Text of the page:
The property is one of the few privately-owned hotels still flying the flag for independence in the UK and these credentials were enough to get Williams fired up for her takeover. As she explains, Alix is always available at the end of the phone, and Christian a local Cotswolds’ resident, pops in regularly, so Williams is clearly being supported from pillar to post.
She says: “They put a great deal into this during the project time in 2002 and 2003 and they’ve lived and breathed it. It’s very much a family business and they really care about it.
“Right now it’s not quite where it needs to be at the moment; it does need that extra push and we need to get our occupancy up.”
With a CV boasting some of the best names on the block – from Le Manoir to Andrew Brownsword Hotels via a decade stint at Bath Priory – Williams joins Whatley Manor well equipped to elevate the hotel and take it to the next stage. First on her agenda is achieving wider acclaim for the property.
“You do forget what it’s like to be a newbie!” Williams says. “You feel a bit exposed and vulnerable until you know the fuse boards and which keys fit which door! Everything you do from day one you have to think about strategies, but you wouldn’t be wise to act upon them until you really settle in. You have to try and understand why things have been established that way, what works, what doesn’t. There are definitely lots of opportunities to get going.”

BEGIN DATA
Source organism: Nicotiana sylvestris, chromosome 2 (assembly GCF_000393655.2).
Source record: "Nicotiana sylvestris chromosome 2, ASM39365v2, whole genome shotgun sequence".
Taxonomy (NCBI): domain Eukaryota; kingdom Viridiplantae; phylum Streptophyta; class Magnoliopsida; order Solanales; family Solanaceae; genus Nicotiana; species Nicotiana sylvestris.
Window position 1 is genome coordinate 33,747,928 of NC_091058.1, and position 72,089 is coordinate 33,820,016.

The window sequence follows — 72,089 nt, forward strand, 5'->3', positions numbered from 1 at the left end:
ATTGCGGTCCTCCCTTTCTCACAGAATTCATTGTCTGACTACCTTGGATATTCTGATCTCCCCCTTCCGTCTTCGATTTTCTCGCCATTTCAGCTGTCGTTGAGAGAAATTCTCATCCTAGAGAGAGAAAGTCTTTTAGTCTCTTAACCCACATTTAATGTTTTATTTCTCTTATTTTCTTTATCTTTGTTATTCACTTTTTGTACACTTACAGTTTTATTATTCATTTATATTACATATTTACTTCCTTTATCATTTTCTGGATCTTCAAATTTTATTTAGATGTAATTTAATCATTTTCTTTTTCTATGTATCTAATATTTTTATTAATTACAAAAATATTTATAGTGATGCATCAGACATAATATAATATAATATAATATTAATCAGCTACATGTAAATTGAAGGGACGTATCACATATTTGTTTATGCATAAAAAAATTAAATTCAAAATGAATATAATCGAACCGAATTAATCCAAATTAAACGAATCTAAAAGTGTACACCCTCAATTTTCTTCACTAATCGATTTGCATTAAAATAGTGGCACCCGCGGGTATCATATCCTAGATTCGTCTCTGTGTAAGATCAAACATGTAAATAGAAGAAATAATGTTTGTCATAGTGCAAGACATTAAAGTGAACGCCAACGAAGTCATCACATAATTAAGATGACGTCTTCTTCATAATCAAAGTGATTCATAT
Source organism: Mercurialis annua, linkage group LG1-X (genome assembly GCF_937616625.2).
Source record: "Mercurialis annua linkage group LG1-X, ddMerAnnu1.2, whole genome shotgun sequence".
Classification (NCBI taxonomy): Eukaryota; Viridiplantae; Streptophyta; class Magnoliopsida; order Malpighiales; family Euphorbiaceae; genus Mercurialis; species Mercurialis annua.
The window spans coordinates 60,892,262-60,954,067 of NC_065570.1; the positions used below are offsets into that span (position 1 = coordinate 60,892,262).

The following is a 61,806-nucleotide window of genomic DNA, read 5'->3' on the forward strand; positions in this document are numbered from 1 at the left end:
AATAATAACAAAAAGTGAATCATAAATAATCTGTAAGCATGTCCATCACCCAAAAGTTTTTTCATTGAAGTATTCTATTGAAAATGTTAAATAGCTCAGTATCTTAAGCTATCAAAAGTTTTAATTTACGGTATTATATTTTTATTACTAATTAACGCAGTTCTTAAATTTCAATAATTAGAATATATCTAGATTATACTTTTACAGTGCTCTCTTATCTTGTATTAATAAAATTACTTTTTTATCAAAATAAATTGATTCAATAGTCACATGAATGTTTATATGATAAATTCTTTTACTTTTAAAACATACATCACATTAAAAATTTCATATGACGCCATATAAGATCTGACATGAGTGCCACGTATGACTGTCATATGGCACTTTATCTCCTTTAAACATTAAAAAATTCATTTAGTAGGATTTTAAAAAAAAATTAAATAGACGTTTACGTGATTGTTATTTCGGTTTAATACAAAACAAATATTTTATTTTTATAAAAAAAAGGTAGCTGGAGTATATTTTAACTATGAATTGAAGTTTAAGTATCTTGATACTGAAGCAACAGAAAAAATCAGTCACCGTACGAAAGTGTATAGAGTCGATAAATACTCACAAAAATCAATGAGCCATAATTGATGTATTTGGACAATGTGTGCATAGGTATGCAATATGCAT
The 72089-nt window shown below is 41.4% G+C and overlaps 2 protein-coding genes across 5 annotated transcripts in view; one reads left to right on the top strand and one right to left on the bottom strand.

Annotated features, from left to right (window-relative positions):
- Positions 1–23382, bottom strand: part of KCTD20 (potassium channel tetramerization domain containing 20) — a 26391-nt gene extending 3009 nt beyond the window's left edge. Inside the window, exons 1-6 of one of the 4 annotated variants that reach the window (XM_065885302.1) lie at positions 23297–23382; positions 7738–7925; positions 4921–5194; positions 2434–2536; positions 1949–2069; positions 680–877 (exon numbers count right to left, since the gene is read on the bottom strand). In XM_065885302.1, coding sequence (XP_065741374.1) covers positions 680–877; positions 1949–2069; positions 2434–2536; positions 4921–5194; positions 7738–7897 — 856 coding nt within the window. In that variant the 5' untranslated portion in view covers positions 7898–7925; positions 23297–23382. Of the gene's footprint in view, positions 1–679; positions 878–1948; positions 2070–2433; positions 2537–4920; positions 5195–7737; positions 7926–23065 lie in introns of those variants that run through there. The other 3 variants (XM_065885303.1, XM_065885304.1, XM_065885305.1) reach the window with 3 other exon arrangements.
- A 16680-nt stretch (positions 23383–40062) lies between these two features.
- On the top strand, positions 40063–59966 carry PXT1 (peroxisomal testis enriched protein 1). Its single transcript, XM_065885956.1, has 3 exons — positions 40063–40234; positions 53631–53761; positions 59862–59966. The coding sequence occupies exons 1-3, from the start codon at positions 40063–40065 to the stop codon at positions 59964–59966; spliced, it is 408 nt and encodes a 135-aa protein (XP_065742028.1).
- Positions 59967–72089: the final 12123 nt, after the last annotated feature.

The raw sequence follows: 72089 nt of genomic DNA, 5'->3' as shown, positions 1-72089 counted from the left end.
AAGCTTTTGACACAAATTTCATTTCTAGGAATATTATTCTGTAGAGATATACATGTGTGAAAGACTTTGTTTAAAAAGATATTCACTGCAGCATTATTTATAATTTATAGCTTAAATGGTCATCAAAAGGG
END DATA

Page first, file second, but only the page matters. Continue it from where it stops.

Williams’ vast experience means she knows not to just power into her first meeting at Whatley Manor, guns blazing, armed with a list of changes and potentially running the risk of rubbing her team up the wrong way. Day one she got the team together, was clear about the objectives she’d been set by the owners and focused on how she would deliver it.
“I told them that we are going to go through a journey and changes but we will go through it together and I can bring them with me on the journey. A lot of them have been here for a while, so a really loyal crew; some have been here for 10, 15 years.
“I think there is something very strong to build on here, but there are definitely little things I want to change. I think every manager has their approach. It’s about not just delivering cookie cutter hospitality and guests must never feel like they are processed, it must be from the heart. And we need to get staff to engage their brains to deliver this style – I like to think we have a coaching style and it’s management on your feet too.”